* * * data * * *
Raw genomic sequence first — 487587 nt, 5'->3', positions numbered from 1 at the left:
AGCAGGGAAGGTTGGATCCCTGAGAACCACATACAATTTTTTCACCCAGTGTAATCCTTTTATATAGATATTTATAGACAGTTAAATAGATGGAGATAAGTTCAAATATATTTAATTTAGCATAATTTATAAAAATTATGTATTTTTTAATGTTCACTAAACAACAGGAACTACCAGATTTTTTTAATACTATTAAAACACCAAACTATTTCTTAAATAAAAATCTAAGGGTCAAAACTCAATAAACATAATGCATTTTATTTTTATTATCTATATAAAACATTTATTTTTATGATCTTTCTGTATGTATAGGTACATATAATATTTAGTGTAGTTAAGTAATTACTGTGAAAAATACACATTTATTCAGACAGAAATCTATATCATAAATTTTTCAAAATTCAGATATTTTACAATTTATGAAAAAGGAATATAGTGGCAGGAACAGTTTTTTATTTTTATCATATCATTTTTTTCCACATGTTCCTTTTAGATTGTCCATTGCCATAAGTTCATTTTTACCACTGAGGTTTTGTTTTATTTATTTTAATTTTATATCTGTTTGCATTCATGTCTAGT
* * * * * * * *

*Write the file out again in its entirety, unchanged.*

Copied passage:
Raw genomic sequence first — 487587 nt, 5'->3', positions numbered from 1 at the left:
AGCAGGGAAGGTTGGATCCCTGAGAACCACATACAATTTTTTCACCCAGTGTAATCCTTTTATATAGATATTTATAGACAGTTAAATAGATGGAGATAAGTTCAAATATATTTAATTTAGCATAATTTATAAAAATTATGTATTTTTTAATGTTCACTAAACAACAGGAACTACCAGATTTTTTTAATACTATTAAAACACCAAACTATTTCTTAAATAAAAATCTAAGGGTCAAAACTCAATAAACATAATGCATTTTATTTTTATTATCTATATAAAACATTTATTTTTATGATCTTTCTGTATGTATAGGTACATATAATATTTAGTGTAGTTAAGTAATTACTGTGAAAAATACACATTTATTCAGACAGAAATCTATATCATAAATTTTTCAAAATTCAGATATTTTACAATTTATGAAAAAGGAATATAGTGGCAGGAACAGTTTTTTATTTTTATCATATCATTTTTTTCCACATGTTCCTTTTAGATTGTCCATTGCCATAAGTTCATTTTTACCACTGAGGTTTTGTTTTATTTATTTTAATTTTATATCTGTTTGCATTCATGTCTAGT